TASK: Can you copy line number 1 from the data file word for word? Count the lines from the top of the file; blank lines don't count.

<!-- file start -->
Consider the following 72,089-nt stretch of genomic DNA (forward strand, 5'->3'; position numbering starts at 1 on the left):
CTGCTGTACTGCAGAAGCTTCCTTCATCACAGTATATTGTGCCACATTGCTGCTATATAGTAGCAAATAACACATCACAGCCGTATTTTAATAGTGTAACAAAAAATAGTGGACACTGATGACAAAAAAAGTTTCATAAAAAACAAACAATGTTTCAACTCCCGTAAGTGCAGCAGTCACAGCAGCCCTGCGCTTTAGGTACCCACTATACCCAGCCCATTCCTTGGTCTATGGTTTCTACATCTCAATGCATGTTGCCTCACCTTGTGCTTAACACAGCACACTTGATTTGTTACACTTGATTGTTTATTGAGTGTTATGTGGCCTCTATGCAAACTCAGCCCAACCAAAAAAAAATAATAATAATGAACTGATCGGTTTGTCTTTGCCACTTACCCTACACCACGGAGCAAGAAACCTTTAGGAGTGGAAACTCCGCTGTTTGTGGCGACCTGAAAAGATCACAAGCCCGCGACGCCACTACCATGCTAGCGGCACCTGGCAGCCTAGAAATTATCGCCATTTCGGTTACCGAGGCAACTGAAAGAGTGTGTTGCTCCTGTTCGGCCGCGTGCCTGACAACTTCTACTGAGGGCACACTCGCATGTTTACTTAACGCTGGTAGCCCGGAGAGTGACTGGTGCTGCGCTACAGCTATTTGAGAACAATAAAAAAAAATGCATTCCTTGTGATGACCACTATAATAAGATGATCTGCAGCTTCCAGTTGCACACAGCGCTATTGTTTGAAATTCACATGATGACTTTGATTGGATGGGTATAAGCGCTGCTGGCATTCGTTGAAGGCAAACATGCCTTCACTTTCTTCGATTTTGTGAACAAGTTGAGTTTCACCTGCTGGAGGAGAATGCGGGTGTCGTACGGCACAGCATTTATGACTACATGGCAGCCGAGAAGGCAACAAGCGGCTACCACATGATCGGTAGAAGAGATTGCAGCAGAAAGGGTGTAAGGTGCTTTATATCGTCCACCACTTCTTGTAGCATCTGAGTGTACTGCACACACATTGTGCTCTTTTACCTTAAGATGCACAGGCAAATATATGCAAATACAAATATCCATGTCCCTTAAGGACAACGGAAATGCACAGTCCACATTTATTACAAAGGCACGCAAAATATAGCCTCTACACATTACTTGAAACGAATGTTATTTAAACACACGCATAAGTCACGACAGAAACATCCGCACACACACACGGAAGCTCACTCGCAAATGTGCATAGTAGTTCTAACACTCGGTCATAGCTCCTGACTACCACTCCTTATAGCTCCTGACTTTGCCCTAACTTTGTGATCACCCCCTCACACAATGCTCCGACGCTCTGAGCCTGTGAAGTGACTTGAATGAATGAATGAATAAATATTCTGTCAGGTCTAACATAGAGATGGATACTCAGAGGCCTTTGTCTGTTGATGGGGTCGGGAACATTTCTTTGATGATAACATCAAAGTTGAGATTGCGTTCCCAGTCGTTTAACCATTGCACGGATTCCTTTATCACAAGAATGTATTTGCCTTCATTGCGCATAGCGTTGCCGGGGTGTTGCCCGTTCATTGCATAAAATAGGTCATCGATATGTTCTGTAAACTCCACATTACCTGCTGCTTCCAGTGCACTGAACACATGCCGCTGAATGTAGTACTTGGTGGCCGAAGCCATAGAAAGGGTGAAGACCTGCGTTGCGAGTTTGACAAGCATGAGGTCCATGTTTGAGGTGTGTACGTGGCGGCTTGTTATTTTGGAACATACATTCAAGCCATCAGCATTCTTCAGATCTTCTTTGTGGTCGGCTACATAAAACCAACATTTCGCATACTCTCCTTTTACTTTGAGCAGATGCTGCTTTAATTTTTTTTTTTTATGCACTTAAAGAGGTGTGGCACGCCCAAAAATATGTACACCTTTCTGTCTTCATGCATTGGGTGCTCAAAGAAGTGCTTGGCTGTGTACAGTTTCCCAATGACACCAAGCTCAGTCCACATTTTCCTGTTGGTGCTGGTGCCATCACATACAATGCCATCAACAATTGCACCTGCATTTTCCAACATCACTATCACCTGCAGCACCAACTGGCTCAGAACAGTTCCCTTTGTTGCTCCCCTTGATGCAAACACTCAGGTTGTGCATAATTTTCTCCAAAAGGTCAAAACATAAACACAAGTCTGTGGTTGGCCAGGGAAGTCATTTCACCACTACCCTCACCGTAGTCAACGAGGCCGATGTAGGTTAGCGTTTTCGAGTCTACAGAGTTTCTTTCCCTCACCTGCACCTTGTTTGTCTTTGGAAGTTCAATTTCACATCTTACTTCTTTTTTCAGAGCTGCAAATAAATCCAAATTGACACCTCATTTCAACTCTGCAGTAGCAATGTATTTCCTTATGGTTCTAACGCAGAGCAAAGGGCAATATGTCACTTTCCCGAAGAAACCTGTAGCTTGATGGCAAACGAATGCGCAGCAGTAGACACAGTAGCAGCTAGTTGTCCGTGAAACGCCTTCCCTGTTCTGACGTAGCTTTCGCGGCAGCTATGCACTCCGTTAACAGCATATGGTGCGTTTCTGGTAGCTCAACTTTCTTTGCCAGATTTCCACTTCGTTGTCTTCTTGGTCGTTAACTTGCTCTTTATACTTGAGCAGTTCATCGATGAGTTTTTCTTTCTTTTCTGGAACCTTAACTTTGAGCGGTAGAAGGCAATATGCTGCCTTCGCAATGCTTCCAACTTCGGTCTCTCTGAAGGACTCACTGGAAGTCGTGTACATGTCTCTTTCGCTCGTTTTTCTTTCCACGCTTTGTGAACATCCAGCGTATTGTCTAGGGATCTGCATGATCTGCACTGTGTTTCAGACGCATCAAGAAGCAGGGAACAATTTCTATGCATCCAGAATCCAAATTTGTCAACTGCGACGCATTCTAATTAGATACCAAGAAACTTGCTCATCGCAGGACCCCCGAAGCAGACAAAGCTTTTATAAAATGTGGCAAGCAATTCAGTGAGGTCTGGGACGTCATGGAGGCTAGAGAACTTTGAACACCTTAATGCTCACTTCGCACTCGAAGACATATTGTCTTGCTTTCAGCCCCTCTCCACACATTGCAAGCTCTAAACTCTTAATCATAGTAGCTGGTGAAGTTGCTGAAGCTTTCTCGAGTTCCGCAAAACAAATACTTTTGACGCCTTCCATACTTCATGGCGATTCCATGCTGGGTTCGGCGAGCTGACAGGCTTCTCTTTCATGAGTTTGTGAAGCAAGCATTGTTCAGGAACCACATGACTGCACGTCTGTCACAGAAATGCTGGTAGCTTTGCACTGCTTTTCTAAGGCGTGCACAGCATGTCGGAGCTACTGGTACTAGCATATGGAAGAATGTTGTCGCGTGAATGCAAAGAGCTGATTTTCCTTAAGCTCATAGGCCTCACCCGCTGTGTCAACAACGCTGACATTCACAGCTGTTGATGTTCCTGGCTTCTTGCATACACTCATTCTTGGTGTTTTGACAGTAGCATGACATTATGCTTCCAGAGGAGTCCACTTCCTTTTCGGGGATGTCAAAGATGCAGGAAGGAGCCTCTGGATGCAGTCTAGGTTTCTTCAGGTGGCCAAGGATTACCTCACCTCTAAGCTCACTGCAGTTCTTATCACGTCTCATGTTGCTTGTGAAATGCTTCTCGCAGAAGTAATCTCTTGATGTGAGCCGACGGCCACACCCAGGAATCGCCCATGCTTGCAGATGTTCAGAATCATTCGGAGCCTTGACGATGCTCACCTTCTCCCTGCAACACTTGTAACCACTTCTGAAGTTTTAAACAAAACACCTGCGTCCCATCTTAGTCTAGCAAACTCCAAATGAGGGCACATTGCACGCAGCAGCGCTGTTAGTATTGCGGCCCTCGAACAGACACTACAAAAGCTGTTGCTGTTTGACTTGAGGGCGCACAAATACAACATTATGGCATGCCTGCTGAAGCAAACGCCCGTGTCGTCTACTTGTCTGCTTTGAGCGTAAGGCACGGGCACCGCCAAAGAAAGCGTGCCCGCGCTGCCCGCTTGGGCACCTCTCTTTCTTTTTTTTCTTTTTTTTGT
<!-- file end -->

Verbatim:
Consider the following 72,089-nt stretch of genomic DNA (forward strand, 5'->3'; position numbering starts at 1 on the left):